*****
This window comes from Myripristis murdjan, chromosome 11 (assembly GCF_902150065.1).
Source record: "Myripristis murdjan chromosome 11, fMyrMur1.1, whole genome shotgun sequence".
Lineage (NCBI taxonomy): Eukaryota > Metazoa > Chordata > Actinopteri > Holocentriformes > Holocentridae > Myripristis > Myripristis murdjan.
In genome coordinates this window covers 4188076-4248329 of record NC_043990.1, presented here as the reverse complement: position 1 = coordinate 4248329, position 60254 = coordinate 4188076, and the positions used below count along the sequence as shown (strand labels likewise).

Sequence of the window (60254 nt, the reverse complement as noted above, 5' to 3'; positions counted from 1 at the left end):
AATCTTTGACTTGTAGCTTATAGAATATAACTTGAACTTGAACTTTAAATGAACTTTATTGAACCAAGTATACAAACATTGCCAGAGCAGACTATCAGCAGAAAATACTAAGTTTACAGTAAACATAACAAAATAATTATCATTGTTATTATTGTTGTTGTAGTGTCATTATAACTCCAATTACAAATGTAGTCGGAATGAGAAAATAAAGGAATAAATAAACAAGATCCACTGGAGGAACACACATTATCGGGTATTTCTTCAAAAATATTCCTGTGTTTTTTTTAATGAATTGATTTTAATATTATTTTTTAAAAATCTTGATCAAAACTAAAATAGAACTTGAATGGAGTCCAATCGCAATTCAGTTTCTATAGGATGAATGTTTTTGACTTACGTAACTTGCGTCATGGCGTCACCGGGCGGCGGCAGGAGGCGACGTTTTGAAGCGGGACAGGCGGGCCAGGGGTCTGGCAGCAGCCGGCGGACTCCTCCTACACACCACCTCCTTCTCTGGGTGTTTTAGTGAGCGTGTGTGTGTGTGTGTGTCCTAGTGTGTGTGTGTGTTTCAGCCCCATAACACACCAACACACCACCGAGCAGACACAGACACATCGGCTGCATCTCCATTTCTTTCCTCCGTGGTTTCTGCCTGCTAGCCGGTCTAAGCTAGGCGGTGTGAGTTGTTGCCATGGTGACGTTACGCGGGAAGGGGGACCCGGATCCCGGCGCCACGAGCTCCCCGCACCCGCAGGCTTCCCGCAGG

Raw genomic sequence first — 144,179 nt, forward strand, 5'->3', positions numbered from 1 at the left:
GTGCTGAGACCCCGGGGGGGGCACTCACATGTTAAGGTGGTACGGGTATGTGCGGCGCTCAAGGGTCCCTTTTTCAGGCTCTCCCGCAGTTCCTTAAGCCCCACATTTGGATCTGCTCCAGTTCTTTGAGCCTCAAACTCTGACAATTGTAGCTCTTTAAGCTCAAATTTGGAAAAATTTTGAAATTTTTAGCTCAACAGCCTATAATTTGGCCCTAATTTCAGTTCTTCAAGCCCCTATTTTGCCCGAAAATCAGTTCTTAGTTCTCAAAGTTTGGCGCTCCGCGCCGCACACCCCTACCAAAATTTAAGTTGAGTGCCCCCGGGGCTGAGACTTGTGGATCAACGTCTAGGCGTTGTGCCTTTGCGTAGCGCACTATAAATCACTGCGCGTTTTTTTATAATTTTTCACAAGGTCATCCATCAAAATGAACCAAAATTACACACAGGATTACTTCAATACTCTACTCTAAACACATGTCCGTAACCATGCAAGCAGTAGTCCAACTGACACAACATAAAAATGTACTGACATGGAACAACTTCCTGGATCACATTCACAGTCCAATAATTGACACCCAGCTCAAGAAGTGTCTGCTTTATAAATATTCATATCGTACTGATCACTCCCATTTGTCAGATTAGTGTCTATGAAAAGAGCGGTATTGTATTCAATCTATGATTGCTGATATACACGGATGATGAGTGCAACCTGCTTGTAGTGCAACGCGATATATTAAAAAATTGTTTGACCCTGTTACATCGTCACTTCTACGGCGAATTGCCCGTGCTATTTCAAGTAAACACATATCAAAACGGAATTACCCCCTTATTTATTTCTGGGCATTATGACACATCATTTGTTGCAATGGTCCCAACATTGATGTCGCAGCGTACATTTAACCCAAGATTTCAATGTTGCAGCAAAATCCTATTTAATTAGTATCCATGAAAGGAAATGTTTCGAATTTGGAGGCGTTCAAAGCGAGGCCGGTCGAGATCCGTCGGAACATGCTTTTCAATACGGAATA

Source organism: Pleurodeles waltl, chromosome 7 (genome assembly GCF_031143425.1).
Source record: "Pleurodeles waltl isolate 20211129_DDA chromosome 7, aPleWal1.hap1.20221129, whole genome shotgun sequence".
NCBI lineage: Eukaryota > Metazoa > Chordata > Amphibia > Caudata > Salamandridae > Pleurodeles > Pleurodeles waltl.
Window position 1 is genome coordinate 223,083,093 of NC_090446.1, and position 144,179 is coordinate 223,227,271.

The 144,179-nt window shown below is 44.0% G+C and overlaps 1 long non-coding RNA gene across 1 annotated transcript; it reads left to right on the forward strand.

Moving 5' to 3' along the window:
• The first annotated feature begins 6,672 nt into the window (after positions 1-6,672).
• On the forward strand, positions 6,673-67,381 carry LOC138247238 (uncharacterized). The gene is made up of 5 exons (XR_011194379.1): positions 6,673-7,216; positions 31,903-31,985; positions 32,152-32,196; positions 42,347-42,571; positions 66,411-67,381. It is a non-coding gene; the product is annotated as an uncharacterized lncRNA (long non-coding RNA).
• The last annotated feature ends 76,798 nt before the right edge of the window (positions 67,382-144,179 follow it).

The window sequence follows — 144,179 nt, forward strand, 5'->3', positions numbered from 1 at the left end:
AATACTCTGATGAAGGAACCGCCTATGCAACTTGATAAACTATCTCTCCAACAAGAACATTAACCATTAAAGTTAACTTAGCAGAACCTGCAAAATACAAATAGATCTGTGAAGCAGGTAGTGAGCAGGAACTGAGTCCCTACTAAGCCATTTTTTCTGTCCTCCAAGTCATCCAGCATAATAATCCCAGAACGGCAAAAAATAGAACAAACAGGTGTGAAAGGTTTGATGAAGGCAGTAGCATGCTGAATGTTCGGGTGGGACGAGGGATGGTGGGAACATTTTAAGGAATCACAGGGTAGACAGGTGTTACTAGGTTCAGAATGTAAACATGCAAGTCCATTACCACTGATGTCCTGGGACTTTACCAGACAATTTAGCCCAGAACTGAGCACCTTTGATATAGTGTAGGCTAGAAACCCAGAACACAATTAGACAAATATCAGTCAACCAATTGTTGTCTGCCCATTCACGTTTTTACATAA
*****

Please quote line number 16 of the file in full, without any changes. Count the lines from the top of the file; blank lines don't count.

• On the forward strand, positions 6,673-67,381 carry LOC138247238 (uncharacterized). The gene is made up of 5 exons (XR_011194379.1): positions 6,673-7,216; positions 31,903-31,985; positions 32,152-32,196; positions 42,347-42,571; positions 66,411-67,381. It is a non-coding gene; the product is annotated as an uncharacterized lncRNA (long non-coding RNA).